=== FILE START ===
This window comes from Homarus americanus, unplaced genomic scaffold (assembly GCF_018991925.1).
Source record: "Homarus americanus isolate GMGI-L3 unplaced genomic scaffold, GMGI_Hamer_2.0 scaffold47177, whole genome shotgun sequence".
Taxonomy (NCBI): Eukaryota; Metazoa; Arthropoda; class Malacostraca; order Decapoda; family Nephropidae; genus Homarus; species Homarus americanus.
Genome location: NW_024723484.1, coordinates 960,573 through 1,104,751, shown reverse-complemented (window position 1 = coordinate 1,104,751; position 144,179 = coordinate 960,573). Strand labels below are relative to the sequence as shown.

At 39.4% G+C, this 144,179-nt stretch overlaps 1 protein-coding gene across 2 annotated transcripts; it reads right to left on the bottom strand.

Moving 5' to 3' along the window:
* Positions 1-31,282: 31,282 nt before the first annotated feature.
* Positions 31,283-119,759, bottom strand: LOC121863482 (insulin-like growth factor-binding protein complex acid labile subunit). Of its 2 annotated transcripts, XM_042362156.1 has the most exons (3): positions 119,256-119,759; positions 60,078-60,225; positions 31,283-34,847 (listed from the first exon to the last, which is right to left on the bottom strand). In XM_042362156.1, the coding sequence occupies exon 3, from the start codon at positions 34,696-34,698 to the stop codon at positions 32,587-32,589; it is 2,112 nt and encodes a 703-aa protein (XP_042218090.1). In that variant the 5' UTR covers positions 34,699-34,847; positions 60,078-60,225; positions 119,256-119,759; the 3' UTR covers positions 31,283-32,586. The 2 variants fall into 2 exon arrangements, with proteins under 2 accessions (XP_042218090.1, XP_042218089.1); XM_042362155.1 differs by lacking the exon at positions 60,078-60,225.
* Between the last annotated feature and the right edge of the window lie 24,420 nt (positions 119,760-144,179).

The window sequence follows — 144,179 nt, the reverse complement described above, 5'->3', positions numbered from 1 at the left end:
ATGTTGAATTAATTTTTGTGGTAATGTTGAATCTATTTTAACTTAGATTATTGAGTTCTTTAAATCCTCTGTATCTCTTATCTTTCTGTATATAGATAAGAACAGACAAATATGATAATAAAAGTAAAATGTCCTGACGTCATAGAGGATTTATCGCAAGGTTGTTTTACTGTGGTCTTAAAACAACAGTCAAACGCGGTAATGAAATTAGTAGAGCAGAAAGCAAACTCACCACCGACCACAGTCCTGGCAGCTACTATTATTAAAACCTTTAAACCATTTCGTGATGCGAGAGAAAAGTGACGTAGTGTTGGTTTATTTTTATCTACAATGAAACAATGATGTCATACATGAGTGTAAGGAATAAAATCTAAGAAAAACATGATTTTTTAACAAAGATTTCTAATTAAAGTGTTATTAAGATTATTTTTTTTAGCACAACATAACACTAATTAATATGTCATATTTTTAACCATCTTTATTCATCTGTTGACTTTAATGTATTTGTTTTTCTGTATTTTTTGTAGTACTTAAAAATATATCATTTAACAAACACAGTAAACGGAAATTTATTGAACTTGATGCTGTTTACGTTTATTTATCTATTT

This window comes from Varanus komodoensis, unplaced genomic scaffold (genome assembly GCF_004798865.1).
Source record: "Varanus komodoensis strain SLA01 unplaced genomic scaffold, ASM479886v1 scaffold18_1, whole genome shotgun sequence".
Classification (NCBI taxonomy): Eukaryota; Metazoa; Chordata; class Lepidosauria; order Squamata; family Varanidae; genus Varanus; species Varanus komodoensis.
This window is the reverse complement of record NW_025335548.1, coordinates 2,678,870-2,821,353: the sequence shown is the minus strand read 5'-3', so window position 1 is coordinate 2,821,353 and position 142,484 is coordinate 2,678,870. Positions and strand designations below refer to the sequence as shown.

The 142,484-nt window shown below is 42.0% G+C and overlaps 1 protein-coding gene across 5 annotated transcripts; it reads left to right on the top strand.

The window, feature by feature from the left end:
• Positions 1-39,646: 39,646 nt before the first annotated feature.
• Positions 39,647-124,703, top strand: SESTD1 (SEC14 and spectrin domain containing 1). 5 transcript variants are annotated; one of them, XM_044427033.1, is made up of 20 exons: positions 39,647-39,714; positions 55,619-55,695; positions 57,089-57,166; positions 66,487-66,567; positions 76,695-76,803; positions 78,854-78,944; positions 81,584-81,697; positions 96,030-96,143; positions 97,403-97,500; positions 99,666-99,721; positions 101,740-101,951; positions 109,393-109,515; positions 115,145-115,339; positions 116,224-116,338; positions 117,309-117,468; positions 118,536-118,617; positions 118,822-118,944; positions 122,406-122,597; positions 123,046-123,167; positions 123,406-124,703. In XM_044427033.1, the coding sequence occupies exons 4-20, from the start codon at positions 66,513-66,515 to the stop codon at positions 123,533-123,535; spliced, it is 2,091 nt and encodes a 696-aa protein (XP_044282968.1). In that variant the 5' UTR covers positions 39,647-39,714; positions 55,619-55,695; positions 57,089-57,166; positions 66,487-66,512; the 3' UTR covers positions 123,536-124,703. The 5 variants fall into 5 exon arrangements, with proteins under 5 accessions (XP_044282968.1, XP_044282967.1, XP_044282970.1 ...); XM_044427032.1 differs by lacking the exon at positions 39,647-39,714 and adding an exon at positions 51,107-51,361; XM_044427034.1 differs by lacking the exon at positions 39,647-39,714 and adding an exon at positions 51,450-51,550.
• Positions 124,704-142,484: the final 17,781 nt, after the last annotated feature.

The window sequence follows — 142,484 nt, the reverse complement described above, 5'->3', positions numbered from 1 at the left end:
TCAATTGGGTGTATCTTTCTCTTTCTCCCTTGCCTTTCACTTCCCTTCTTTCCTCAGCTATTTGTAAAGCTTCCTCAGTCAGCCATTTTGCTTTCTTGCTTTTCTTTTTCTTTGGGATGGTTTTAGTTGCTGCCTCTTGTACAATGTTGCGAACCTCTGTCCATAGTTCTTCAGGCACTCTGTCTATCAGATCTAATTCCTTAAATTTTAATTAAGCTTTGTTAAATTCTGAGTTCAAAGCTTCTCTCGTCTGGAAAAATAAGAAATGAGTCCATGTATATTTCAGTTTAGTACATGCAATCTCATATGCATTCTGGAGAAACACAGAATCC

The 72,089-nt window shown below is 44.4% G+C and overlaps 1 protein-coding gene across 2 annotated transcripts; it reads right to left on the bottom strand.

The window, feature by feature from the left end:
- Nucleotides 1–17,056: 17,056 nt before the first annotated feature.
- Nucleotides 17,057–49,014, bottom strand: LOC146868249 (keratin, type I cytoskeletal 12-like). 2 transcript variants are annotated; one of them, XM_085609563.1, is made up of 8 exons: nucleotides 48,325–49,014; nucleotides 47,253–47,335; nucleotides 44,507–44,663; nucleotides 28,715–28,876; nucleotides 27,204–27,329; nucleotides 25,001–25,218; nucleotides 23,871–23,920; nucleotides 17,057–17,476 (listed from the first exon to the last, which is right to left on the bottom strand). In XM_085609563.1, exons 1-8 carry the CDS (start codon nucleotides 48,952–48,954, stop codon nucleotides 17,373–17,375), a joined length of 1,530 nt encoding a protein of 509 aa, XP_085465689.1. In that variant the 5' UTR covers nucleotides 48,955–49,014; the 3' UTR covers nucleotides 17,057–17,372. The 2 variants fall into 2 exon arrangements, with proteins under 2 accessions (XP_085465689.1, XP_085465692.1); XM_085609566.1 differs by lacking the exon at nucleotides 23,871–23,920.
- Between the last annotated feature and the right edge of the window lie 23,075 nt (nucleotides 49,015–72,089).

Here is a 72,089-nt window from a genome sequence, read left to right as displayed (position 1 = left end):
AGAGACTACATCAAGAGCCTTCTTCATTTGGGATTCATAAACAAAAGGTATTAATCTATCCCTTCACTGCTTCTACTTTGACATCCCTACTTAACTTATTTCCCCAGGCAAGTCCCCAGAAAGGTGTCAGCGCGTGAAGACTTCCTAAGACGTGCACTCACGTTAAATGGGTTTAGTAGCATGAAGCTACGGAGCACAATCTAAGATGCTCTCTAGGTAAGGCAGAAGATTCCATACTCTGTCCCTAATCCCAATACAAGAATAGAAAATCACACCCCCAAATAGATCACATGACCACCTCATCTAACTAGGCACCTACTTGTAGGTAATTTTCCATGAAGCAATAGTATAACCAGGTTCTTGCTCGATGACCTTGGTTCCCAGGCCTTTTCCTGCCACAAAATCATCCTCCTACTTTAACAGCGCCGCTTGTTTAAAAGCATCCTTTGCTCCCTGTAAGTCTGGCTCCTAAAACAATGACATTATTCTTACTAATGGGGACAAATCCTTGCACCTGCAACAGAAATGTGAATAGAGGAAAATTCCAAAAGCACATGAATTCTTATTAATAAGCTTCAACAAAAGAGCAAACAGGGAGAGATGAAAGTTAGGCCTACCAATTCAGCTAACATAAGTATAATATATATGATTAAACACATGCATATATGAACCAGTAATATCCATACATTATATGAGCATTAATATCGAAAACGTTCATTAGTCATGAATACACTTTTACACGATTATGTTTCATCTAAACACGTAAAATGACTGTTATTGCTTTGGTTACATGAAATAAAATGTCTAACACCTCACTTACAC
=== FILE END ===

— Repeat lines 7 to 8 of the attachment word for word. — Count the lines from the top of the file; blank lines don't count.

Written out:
* Positions 1-31,282: 31,282 nt before the first annotated feature.
* Positions 31,283-119,759, bottom strand: LOC121863482 (insulin-like growth factor-binding protein complex acid labile subunit). Of its 2 annotated transcripts, XM_042362156.1 has the most exons (3): positions 119,256-119,759; positions 60,078-60,225; positions 31,283-34,847 (listed from the first exon to the last, which is right to left on the bottom strand). In XM_042362156.1, the coding sequence occupies exon 3, from the start codon at positions 34,696-34,698 to the stop codon at positions 32,587-32,589; it is 2,112 nt and encodes a 703-aa protein (XP_042218090.1). In that variant the 5' UTR covers positions 34,699-34,847; positions 60,078-60,225; positions 119,256-119,759; the 3' UTR covers positions 31,283-32,586. The 2 variants fall into 2 exon arrangements, with proteins under 2 accessions (XP_042218090.1, XP_042218089.1); XM_042362155.1 differs by lacking the exon at positions 60,078-60,225.